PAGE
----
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Four jurisdictions launch new programs for transition-age youth in foster care

Aug 3, 2020 | News Releases

MEMPHIS, Tenn. (Aug. 3, 2020) – New programs are launching in four jurisdictions across the country to provide comprehensive support to young people turning 18 in foster care – one of the groups hit hardest by the impact of the COVID-19 crisis.

Through public-private partnerships, national nonprofit organization Youth Villages is working with the Kentucky Department of Community-Based Services; New Hampshire Department of Children, Youth and Families; New Jersey Department of Children and Families; and Clark County Nevada Department of Family Services to launch the LifeSet™ program.

LifeSet, Youth Villages’ evidence-informed program model, is a bridge from foster care to adulthood and will complement existing programs for transition-age youth in the jurisdictions.Launched in 1999 with the support of The Day Foundation, LifeSet is the largest program in the country helping this group and and the only intervention that has shown positive impacts across many areas of a young person’s life in a large, randomized controlled trialLast year, Youth Villages helped more than 4,300 young people through LifeSet and other transition-age youth services.

“We’re building a network of support for young people, helping them achieve their goals and become successful adults in our communities,” said Youth Villages CEO Patrick Lawler. “We’re honored to work with the country’s most innovative child welfare leaders and high-performing public and private agencies.”

Approximately 20,000 young people reach 18 in state child welfare systems every year. They are resilient and capable, but statistics show that without help, they are more likely than their peers to be homeless, unemployed or incarcerated. Some face mental health issues and challenges with relationships, family planning and achieving stability.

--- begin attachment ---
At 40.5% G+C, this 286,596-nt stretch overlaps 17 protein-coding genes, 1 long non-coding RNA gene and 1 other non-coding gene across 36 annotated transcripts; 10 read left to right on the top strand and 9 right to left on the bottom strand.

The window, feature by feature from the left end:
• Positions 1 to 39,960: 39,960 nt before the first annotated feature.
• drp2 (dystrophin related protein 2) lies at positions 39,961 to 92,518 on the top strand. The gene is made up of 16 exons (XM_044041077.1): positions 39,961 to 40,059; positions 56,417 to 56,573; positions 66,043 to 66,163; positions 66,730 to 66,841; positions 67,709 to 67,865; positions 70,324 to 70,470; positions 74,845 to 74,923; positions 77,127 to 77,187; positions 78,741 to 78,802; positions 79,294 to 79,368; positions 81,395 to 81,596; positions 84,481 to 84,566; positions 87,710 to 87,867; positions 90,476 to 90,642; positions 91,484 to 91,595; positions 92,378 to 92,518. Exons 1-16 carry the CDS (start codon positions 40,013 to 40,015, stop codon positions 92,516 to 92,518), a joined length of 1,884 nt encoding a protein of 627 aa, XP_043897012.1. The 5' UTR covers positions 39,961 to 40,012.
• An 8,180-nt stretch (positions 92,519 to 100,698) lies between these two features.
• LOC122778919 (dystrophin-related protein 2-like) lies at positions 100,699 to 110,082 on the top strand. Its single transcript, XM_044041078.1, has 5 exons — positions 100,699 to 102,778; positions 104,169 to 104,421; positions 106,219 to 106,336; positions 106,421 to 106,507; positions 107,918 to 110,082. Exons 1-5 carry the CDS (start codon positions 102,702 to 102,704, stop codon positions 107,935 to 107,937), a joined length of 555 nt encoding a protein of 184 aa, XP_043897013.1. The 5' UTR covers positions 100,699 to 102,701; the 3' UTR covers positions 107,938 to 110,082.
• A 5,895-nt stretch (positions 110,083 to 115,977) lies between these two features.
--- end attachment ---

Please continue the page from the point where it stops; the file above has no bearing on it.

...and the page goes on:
In addition, many have been hit hard by the COVID-19 crisis. A recent survey of transition-age youth across the country conducted by FosterClub found that 65% had lost work during the pandemic, 51% had food insecurity and 23% had been forced to move or feared losing their housing.

Kentucky Gov. Andy Beshear said his administration wants to ensure that youth exiting foster care have a stable transition to adulthood.

“Part of a good child welfare network includes measures that will give older youth better outcomes,” Gov. Beshear said. “Unfortunately, many will age out of foster care into adulthood without an adoptive family to guide them along the way. But with LifeSet, these young Kentuckians can get help with the skills and resources they need to live on their own.”

The community-based LifeSet program puts young people in the driver’s seat of their lives, with a specialist by their side to help navigate adult challenges. Specialists meet with young people at the location of the youth’s choosing, face-to-face weekly, helping them set and achieve their goals. Specialists have access to online tools and resources and weekly support from a licensed program expert.

“It is more difficult today than ever for young people to transition into adulthood and be able to meet their needs for employment, housing, mental health, and sustaining healthy relationships; doubly so for young people aging out of the foster care system without reuniting with their families or being adopted,” said Clark County Human Services Administrator Tim Burch. “The Youth Villages LifeSet model addresses these fundamental issues for young people and has demonstrated successes across the country. We are privileged to partner with Youth Villages to catapult our young adults into a successful life.”

About Youth Villages
Youth Villages is a national leader in children’s mental and behavioral health bringing help and hope to more than 30,000 children, families and young people across the United States this year. The organization offers a continuum of evidence- and research-based programs, including residential treatment, foster care, adoption, crisis services and its two national models: Intercept, which offers intensive in-home services, and LifeSetTM, which gives former foster youth a good start on successful adulthood. The organization has been recognized by the Harvard Business School and U.S. News & World Report, and was identified by The White House as one of the nation’s most promising results-oriented nonprofit organizations. Learn more at